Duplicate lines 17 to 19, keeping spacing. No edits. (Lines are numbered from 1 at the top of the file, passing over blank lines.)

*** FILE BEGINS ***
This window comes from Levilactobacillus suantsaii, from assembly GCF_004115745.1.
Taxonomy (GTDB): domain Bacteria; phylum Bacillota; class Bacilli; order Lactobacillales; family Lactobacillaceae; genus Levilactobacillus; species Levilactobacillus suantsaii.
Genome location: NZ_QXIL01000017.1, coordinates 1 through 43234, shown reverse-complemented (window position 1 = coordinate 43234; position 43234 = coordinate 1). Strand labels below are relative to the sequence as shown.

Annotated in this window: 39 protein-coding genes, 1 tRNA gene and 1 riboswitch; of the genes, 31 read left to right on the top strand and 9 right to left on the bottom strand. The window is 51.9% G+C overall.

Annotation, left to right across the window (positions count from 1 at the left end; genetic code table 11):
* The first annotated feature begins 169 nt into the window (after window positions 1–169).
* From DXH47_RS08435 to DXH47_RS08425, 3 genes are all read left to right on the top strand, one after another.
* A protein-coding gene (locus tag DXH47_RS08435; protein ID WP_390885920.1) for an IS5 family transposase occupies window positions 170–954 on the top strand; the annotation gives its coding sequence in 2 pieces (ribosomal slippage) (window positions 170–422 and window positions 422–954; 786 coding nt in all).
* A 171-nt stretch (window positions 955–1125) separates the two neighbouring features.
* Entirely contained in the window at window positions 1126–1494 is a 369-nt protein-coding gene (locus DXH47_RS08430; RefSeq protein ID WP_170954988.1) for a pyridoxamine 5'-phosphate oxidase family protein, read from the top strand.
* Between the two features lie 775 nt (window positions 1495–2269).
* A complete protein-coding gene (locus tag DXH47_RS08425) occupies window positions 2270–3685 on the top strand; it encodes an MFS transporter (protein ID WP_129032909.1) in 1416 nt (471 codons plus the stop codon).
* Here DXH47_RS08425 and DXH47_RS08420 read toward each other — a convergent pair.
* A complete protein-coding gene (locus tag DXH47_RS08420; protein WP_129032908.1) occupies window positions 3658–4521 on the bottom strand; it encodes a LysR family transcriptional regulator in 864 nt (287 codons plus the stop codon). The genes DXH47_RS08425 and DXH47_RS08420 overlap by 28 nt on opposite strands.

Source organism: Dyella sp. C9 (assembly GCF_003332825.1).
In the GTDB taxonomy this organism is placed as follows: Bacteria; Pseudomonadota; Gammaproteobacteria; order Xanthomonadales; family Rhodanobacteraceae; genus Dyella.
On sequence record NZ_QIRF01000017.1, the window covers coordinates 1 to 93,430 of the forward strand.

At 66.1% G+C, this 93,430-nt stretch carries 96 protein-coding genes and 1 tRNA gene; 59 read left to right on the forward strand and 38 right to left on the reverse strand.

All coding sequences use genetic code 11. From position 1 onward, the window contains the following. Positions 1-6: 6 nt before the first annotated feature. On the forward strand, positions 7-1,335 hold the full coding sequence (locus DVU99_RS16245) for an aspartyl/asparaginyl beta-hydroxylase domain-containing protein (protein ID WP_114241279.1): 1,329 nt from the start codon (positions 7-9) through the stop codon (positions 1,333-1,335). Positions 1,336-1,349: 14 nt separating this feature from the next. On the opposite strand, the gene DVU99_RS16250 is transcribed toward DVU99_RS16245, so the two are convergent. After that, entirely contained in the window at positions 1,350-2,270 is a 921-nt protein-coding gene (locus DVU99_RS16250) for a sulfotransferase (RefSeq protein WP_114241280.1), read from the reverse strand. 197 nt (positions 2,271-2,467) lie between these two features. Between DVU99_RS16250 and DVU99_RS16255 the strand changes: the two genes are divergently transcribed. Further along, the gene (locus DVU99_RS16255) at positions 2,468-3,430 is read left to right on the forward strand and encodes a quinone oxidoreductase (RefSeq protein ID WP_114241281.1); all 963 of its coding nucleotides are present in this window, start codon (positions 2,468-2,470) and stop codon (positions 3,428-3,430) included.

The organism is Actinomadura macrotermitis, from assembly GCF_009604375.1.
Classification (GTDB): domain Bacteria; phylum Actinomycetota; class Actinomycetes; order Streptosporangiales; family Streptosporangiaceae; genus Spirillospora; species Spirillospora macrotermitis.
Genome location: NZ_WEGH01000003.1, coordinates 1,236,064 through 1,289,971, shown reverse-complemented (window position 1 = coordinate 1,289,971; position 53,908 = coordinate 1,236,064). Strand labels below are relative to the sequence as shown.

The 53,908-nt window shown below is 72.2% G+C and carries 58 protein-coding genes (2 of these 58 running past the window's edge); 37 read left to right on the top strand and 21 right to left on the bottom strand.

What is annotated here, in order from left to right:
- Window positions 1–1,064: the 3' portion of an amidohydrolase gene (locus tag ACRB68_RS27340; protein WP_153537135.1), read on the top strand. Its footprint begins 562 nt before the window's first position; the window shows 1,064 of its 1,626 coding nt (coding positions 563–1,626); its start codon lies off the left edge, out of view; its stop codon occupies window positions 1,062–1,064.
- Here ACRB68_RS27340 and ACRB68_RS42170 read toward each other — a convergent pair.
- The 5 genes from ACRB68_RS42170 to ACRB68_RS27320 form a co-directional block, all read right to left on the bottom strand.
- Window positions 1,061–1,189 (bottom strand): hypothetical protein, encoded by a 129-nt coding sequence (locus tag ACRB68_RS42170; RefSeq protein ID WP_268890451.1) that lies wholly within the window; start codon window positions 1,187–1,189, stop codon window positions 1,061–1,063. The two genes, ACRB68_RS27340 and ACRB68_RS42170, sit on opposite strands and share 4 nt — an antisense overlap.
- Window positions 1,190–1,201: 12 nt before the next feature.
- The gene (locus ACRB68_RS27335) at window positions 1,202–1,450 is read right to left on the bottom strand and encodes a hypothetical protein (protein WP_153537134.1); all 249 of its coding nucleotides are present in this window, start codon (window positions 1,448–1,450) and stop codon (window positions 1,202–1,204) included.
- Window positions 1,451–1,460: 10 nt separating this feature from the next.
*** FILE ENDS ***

On sequence record NZ_QIRF01000017.1, the window covers coordinates 1 to 93,430 of the forward strand.

At 66.1% G+C, this 93,430-nt stretch carries 96 protein-coding genes and 1 tRNA gene; 59 read left to right on the forward strand and 38 right to left on the reverse strand.

All coding sequences use genetic code 11. From position 1 onward, the window contains the following. Positions 1-6: 6 nt before the first annotated feature. On the forward strand, positions 7-1,335 hold the full coding sequence (locus DVU99_RS16245) for an aspartyl/asparaginyl beta-hydroxylase domain-containing protein (protein ID WP_114241279.1): 1,329 nt from the start codon (positions 7-9) through the stop codon (positions 1,333-1,335). Positions 1,336-1,349: 14 nt separating this feature from the next. On the opposite strand, the gene DVU99_RS16250 is transcribed toward DVU99_RS16245, so the two are convergent. After that, entirely contained in the window at positions 1,350-2,270 is a 921-nt protein-coding gene (locus DVU99_RS16250) for a sulfotransferase (RefSeq protein WP_114241280.1), read from the reverse strand. 197 nt (positions 2,271-2,467) lie between these two features. Between DVU99_RS16250 and DVU99_RS16255 the strand changes: the two genes are divergently transcribed. Further along, the gene (locus DVU99_RS16255) at positions 2,468-3,430 is read left to right on the forward strand and encodes a quinone oxidoreductase (RefSeq protein ID WP_114241281.1); all 963 of its coding nucleotides are present in this window, start codon (positions 2,468-2,470) and stop codon (positions 3,428-3,430) included.